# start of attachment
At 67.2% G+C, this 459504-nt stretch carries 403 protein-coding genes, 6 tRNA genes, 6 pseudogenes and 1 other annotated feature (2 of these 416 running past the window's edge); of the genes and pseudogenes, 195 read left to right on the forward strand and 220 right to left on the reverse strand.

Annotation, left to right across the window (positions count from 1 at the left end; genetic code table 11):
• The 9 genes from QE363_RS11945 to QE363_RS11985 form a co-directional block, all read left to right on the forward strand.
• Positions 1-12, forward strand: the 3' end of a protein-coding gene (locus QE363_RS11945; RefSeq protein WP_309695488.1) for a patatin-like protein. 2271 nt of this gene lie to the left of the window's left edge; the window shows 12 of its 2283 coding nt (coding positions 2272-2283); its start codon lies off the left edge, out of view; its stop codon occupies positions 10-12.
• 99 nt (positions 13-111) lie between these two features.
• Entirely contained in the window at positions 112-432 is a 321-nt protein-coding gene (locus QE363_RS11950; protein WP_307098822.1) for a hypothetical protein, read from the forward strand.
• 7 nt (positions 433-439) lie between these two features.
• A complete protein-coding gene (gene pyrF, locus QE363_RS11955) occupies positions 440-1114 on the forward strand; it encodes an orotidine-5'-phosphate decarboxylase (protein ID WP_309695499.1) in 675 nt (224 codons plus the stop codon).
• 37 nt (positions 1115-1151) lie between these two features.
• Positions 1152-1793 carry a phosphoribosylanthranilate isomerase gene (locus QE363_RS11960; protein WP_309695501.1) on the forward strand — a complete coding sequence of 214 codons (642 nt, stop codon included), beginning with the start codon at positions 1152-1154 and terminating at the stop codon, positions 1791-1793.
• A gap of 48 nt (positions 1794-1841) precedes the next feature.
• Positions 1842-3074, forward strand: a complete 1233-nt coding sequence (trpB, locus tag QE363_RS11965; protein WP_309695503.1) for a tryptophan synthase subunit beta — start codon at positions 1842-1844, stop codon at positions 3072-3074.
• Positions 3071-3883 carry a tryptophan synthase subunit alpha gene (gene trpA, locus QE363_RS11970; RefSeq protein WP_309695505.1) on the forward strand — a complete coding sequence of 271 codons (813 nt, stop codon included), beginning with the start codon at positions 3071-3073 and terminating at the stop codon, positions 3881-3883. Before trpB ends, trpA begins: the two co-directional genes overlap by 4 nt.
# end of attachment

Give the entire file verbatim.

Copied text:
At 67.2% G+C, this 459504-nt stretch carries 403 protein-coding genes, 6 tRNA genes, 6 pseudogenes and 1 other annotated feature (2 of these 416 running past the window's edge); of the genes and pseudogenes, 195 read left to right on the forward strand and 220 right to left on the reverse strand.

Annotation, left to right across the window (positions count from 1 at the left end; genetic code table 11):
• The 9 genes from QE363_RS11945 to QE363_RS11985 form a co-directional block, all read left to right on the forward strand.
• Positions 1-12, forward strand: the 3' end of a protein-coding gene (locus QE363_RS11945; RefSeq protein WP_309695488.1) for a patatin-like protein. 2271 nt of this gene lie to the left of the window's left edge; the window shows 12 of its 2283 coding nt (coding positions 2272-2283); its start codon lies off the left edge, out of view; its stop codon occupies positions 10-12.
• 99 nt (positions 13-111) lie between these two features.
• Entirely contained in the window at positions 112-432 is a 321-nt protein-coding gene (locus QE363_RS11950; protein WP_307098822.1) for a hypothetical protein, read from the forward strand.
• 7 nt (positions 433-439) lie between these two features.
• A complete protein-coding gene (gene pyrF, locus QE363_RS11955) occupies positions 440-1114 on the forward strand; it encodes an orotidine-5'-phosphate decarboxylase (protein ID WP_309695499.1) in 675 nt (224 codons plus the stop codon).
• 37 nt (positions 1115-1151) lie between these two features.
• Positions 1152-1793 carry a phosphoribosylanthranilate isomerase gene (locus QE363_RS11960; protein WP_309695501.1) on the forward strand — a complete coding sequence of 214 codons (642 nt, stop codon included), beginning with the start codon at positions 1152-1154 and terminating at the stop codon, positions 1791-1793.
• A gap of 48 nt (positions 1794-1841) precedes the next feature.
• Positions 1842-3074, forward strand: a complete 1233-nt coding sequence (trpB, locus tag QE363_RS11965; protein WP_309695503.1) for a tryptophan synthase subunit beta — start codon at positions 1842-1844, stop codon at positions 3072-3074.
• Positions 3071-3883 carry a tryptophan synthase subunit alpha gene (gene trpA, locus QE363_RS11970; RefSeq protein WP_309695505.1) on the forward strand — a complete coding sequence of 271 codons (813 nt, stop codon included), beginning with the start codon at positions 3071-3073 and terminating at the stop codon, positions 3881-3883. Before trpB ends, trpA begins: the two co-directional genes overlap by 4 nt.